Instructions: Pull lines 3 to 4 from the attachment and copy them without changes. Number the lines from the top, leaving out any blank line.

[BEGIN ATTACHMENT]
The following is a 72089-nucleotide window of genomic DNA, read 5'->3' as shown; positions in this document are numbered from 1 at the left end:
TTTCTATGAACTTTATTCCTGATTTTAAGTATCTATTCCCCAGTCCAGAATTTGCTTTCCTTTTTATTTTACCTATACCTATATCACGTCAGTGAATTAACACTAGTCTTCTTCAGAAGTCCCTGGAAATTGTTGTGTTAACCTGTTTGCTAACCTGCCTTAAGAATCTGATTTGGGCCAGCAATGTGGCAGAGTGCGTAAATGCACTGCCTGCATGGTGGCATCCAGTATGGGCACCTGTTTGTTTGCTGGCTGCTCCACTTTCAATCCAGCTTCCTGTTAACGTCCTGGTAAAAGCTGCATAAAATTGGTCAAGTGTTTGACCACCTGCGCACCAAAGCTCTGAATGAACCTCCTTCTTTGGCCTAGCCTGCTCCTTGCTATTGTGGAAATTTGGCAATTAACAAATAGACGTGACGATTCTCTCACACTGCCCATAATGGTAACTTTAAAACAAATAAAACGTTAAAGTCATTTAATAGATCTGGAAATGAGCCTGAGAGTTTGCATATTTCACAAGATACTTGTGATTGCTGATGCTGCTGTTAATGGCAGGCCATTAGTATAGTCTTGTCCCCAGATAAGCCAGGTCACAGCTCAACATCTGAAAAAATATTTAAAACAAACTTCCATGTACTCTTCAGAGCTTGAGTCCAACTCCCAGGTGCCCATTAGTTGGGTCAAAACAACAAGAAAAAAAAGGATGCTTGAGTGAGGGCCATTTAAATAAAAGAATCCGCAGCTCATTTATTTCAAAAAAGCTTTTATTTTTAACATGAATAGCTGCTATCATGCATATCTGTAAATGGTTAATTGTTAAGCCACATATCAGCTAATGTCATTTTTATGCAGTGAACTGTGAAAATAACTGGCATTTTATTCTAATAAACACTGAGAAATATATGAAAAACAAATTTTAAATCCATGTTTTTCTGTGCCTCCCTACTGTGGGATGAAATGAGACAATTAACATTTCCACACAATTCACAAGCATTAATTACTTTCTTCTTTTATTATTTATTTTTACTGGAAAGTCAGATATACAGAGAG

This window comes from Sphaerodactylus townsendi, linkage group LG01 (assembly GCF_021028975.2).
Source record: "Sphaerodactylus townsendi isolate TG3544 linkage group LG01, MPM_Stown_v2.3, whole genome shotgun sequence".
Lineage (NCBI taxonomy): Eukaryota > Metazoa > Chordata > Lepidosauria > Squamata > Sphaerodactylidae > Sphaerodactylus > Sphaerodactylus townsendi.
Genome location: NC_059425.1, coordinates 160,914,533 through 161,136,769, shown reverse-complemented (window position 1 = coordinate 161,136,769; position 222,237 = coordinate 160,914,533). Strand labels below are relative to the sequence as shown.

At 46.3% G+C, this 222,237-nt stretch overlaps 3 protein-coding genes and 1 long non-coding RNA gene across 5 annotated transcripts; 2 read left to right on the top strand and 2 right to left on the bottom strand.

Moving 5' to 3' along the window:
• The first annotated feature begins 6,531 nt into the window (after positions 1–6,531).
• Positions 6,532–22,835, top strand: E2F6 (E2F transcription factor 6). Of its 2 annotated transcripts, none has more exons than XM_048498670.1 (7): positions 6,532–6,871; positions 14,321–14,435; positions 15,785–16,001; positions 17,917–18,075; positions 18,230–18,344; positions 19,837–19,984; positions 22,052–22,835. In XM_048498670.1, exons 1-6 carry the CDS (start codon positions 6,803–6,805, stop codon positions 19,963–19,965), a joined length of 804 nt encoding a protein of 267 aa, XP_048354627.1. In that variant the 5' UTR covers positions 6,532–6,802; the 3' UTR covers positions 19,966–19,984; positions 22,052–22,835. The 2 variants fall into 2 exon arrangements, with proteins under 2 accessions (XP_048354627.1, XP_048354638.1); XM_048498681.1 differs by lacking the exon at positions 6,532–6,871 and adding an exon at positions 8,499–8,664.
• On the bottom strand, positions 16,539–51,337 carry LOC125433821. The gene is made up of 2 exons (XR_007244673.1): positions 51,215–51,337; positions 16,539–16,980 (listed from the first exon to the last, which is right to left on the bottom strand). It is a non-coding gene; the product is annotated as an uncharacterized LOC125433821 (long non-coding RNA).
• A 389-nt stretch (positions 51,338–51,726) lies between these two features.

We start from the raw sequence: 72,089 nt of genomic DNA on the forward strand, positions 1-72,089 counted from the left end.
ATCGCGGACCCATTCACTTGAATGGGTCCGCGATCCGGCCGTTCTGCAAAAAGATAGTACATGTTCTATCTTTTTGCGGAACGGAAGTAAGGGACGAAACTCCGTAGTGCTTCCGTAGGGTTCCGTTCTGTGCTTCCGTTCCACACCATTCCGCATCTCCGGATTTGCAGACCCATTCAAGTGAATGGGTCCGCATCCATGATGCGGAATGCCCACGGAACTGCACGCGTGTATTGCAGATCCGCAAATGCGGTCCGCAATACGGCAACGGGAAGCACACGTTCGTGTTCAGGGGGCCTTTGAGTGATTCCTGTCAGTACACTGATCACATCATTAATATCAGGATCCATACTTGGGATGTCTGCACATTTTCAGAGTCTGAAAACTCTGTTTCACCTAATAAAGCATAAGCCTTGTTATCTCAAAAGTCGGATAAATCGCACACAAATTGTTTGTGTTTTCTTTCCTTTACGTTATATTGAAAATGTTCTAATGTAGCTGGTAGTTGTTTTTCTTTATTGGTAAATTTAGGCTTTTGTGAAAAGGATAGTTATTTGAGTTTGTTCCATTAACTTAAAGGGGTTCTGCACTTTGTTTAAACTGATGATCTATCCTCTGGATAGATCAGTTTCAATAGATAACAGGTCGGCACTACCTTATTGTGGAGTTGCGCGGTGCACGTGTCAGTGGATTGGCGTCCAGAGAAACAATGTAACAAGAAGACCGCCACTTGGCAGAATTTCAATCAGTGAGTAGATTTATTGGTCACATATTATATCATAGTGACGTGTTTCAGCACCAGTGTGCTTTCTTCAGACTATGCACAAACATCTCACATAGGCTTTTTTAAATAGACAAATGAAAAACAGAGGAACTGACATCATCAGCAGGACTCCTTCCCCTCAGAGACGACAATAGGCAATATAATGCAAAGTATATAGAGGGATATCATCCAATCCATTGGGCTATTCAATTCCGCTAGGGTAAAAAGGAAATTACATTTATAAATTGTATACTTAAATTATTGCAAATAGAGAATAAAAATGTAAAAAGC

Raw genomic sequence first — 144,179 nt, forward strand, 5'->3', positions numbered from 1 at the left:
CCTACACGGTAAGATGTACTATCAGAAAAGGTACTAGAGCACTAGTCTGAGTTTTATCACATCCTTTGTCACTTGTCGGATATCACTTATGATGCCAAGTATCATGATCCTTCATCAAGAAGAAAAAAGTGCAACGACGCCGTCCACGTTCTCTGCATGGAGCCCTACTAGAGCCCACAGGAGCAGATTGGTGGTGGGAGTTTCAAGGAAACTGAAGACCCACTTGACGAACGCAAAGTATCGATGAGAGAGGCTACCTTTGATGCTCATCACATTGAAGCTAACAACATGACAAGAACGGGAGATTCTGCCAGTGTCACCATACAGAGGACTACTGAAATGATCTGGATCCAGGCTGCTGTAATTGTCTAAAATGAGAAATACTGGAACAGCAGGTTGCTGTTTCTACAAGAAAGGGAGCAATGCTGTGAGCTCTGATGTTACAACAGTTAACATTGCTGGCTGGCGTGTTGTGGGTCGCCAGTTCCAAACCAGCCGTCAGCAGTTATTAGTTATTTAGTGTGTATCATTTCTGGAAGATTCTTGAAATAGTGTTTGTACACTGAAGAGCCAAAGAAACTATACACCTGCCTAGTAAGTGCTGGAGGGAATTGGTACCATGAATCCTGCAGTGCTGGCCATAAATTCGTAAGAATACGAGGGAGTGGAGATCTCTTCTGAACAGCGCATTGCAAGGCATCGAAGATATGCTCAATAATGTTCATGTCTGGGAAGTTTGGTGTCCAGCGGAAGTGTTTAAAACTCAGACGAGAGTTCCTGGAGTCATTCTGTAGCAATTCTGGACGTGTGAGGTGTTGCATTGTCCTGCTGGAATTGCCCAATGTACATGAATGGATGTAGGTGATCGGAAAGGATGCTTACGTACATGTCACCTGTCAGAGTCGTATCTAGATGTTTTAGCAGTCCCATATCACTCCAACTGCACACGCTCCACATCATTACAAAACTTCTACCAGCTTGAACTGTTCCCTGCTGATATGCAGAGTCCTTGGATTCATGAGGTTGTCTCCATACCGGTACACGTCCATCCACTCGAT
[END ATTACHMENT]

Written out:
This window comes from Sphaerodactylus townsendi, linkage group LG01 (assembly GCF_021028975.2).
Source record: "Sphaerodactylus townsendi isolate TG3544 linkage group LG01, MPM_Stown_v2.3, whole genome shotgun sequence".